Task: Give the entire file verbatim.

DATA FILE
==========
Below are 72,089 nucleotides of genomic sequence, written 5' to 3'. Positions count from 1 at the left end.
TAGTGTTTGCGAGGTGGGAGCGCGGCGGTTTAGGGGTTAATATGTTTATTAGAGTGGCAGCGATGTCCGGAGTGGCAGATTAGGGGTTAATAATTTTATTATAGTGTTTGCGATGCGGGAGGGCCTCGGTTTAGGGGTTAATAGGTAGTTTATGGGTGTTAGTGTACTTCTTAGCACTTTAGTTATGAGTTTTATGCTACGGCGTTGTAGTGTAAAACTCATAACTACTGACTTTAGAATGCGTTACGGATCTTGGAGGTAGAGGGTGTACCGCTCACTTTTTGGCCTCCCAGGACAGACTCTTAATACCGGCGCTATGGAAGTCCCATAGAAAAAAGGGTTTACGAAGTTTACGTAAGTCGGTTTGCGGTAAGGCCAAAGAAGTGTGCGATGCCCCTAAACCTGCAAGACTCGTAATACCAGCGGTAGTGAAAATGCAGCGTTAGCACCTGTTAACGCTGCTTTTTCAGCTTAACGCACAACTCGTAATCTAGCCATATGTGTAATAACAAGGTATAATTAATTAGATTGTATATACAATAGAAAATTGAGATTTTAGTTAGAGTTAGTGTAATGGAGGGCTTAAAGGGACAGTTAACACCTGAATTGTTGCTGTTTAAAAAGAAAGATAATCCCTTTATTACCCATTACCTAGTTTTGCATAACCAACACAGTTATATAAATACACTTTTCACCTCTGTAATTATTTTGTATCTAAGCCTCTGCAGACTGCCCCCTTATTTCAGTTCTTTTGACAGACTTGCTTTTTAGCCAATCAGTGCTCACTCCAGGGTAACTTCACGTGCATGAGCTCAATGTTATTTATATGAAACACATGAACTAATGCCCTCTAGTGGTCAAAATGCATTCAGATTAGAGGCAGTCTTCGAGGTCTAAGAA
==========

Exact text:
Below are 72,089 nucleotides of genomic sequence, written 5' to 3'. Positions count from 1 at the left end.
TAGTGTTTGCGAGGTGGGAGCGCGGCGGTTTAGGGGTTAATATGTTTATTAGAGTGGCAGCGATGTCCGGAGTGGCAGATTAGGGGTTAATAATTTTATTATAGTGTTTGCGATGCGGGAGGGCCTCGGTTTAGGGGTTAATAGGTAGTTTATGGGTGTTAGTGTACTTCTTAGCACTTTAGTTATGAGTTTTATGCTACGGCGTTGTAGTGTAAAACTCATAACTACTGACTTTAGAATGCGTTACGGATCTTGGAGGTAGAGGGTGTACCGCTCACTTTTTGGCCTCCCAGGACAGACTCTTAATACCGGCGCTATGGAAGTCCCATAGAAAAAAGGGTTTACGAAGTTTACGTAAGTCGGTTTGCGGTAAGGCCAAAGAAGTGTGCGATGCCCCTAAACCTGCAAGACTCGTAATACCAGCGGTAGTGAAAATGCAGCGTTAGCACCTGTTAACGCTGCTTTTTCAGCTTAACGCACAACTCGTAATCTAGCCATATGTGTAATAACAAGGTATAATTAATTAGATTGTATATACAATAGAAAATTGAGATTTTAGTTAGAGTTAGTGTAATGGAGGGCTTAAAGGGACAGTTAACACCTGAATTGTTGCTGTTTAAAAAGAAAGATAATCCCTTTATTACCCATTACCTAGTTTTGCATAACCAACACAGTTATATAAATACACTTTTCACCTCTGTAATTATTTTGTATCTAAGCCTCTGCAGACTGCCCCCTTATTTCAGTTCTTTTGACAGACTTGCTTTTTAGCCAATCAGTGCTCACTCCAGGGTAACTTCACGTGCATGAGCTCAATGTTATTTATATGAAACACATGAACTAATGCCCTCTAGTGGTCAAAATGCATTCAGATTAGAGGCAGTCTTCGAGGTCTAAGAA